It was announced today by Theresa May that heterosexual couples will be able to enter into a civil partnership, a union previously restricted to same sex couples. This follows the Supreme Court unanimously ruling in June of this year that restricting civil partnerships to same sex couples was discriminatory and incompatible with European Law.
It has now been four years since Rebecca Steinfeld and Charles Keidan first launched their campaign and subsequent legal challenge for civil partnerships to be open to couples of the opposite sex. More than 130,000 people signed an online petition in support of civil partnerships for everyone. Other countries such as South Africa, New Zealand and the Netherlands allow couples to choose whether to enter into a marriage or civil partnership.
What is the current law?
The Civil Partnership Act 2004 enabled same-sex couples to obtain legal recognition of their relationship by registering a civil partnership. The Marriage (Same Sex Couples) Act came into force in 2014 and enabled same sex couples to get married or convert their civil partnership into marriage.
However, in the ruling given by Supreme Court in June the Judges commented that the government should have addressed the inequality between opposite and same sex couples in the 2014 Act by extending civil partnerships to same sex couples.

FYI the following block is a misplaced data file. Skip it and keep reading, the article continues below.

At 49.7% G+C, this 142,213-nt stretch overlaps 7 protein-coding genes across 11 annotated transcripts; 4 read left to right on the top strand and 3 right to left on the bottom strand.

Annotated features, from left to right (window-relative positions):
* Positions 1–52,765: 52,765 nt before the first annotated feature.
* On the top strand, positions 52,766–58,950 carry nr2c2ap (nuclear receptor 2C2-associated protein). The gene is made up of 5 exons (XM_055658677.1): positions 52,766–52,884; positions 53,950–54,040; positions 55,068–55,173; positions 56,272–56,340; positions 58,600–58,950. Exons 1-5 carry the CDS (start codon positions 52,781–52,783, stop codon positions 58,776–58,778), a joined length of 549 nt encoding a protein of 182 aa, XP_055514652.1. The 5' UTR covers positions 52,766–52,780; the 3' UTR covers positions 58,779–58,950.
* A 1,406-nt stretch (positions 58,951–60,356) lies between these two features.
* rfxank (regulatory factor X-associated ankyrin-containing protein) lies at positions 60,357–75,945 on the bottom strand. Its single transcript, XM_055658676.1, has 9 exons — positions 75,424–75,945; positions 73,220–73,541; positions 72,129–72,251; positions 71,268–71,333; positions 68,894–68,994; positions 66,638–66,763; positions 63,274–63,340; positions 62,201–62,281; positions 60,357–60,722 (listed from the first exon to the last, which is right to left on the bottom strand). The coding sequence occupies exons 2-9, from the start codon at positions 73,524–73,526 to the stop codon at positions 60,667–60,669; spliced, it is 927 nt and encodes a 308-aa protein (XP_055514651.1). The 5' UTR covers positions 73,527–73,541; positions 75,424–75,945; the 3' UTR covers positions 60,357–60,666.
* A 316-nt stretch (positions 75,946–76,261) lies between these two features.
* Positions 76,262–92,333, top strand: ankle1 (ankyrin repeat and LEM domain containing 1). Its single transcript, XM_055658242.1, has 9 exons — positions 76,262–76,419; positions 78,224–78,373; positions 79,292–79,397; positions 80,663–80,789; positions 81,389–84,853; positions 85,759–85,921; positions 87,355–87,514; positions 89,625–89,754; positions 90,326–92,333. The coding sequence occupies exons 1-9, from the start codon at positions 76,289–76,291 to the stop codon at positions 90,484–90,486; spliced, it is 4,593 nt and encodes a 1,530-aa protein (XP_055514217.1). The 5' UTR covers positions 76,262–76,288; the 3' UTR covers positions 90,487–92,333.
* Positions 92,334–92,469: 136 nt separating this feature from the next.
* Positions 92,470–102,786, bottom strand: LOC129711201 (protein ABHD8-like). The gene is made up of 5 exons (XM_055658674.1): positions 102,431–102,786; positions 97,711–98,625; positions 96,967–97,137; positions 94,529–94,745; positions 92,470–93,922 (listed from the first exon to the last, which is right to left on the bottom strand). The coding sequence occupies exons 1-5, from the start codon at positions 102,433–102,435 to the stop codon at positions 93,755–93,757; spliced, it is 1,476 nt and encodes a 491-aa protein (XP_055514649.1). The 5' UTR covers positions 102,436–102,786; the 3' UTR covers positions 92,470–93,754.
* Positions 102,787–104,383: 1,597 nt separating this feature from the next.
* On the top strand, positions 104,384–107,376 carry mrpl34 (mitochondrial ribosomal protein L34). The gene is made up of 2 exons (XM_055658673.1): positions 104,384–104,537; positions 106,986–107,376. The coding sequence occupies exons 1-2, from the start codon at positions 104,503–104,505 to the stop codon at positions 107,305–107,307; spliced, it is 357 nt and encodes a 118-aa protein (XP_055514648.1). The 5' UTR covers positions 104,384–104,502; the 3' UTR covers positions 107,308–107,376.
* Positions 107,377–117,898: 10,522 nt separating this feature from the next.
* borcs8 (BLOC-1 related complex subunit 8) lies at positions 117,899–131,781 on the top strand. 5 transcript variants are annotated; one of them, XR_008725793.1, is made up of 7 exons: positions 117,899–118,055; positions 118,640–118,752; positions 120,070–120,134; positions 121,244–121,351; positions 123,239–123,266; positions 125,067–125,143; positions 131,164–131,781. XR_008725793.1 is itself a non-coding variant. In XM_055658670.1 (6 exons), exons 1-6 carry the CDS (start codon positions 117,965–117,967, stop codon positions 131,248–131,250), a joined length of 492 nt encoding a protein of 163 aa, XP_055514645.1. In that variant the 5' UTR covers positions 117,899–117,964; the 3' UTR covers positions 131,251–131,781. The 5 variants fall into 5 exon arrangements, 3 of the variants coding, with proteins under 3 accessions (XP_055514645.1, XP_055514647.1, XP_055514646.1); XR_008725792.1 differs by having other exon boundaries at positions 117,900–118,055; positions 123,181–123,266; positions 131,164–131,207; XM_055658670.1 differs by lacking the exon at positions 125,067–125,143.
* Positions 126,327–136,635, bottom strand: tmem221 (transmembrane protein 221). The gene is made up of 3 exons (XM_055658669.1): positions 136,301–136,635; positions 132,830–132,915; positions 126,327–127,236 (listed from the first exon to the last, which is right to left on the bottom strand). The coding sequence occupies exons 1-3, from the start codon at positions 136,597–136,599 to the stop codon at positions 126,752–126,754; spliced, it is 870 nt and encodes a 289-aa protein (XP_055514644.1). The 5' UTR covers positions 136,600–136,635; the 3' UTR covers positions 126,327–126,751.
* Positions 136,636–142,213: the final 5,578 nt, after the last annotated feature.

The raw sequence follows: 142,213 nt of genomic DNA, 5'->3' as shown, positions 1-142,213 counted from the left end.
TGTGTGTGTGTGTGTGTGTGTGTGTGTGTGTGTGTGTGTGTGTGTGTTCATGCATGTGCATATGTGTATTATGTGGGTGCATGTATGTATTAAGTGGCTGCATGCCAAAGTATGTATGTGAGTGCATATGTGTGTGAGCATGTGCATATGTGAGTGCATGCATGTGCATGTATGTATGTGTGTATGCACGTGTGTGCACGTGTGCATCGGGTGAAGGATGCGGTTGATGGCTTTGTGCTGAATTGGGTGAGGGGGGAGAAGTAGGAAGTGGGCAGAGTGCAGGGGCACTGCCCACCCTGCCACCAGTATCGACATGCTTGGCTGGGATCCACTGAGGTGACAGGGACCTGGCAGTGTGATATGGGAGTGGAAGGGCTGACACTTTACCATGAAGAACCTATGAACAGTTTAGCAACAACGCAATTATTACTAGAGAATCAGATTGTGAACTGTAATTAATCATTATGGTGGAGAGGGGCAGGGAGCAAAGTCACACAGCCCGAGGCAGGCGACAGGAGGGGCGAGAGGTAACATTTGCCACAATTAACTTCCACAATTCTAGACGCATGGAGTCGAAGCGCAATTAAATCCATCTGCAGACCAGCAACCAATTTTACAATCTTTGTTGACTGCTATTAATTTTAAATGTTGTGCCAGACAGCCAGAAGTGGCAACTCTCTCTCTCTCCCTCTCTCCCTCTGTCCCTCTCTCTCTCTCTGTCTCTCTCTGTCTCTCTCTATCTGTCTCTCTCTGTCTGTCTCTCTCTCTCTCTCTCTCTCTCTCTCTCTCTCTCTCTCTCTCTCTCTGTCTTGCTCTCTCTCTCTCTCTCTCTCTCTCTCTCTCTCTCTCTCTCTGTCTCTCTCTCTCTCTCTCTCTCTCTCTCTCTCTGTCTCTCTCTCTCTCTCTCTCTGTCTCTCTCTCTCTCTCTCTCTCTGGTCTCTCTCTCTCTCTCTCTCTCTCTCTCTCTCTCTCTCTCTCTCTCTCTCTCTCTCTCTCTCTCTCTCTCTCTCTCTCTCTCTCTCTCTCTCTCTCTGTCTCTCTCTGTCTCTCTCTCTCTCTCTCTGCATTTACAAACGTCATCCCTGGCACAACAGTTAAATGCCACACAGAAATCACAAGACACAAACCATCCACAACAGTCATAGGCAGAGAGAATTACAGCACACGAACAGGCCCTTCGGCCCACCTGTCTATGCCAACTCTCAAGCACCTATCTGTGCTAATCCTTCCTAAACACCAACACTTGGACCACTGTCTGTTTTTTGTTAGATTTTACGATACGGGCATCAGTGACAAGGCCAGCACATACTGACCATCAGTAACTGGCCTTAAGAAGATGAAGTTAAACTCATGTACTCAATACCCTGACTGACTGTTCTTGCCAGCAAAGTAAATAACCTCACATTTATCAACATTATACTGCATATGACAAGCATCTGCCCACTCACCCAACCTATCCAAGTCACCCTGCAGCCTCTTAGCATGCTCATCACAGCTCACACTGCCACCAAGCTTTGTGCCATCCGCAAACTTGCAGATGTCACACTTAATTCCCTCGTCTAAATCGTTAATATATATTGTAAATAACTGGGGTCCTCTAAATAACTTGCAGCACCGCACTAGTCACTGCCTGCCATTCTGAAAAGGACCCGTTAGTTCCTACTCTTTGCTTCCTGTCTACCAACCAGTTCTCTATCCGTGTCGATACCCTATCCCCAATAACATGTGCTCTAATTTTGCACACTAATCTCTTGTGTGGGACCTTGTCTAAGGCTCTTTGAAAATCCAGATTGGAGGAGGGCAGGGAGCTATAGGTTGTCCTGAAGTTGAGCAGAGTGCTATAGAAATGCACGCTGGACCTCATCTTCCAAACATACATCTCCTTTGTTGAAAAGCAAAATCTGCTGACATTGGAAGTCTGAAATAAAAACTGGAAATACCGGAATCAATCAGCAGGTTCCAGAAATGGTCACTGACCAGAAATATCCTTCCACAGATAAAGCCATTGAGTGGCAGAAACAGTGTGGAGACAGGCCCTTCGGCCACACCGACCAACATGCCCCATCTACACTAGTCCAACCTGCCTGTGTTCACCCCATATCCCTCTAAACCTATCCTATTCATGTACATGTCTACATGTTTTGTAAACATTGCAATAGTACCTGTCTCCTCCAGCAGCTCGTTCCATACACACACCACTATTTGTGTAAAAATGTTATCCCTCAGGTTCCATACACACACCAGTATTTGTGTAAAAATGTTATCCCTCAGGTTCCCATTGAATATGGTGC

In light of today’s announcement, the government have now said that there were “a number of legal issues to consider across pension and family law.”
Does the proposed change in the law go far enough?
The latest government statistics are that there are more than 3.3 million unmarried couples in the UK who live together with shared financial responsibilities - more than half of these couples have children.
Teresa May stated that “this change in the law helps protect the interests of opposite-sex couples who want to commit, want to formalise their relationship but don’t necessarily want to get married.”
However, some family law practitioners believe that although today’s announcement is a step in the right direction, this must not detract from the fact that the current law is still failing unmarried couples who simply do not wish to enter into either a marriage or civil partnership.
It is still highly misunderstood that that there is no such thing as a common law marriage. Unmarried couples do not receive the same legal protections in the event of relationship breakdown or the death of a spouse and are not entitled to the same tax reliefs and exemptions.
Following today’s announcement, Law Society President Christina Blacklaws commented: “the law needs to catch up with, and reflect the multiple ways in which people choose to live their lives today. We are absolutely in favour of a review of all areas of the law affecting civil and religious contracts/marriages/partnerships.”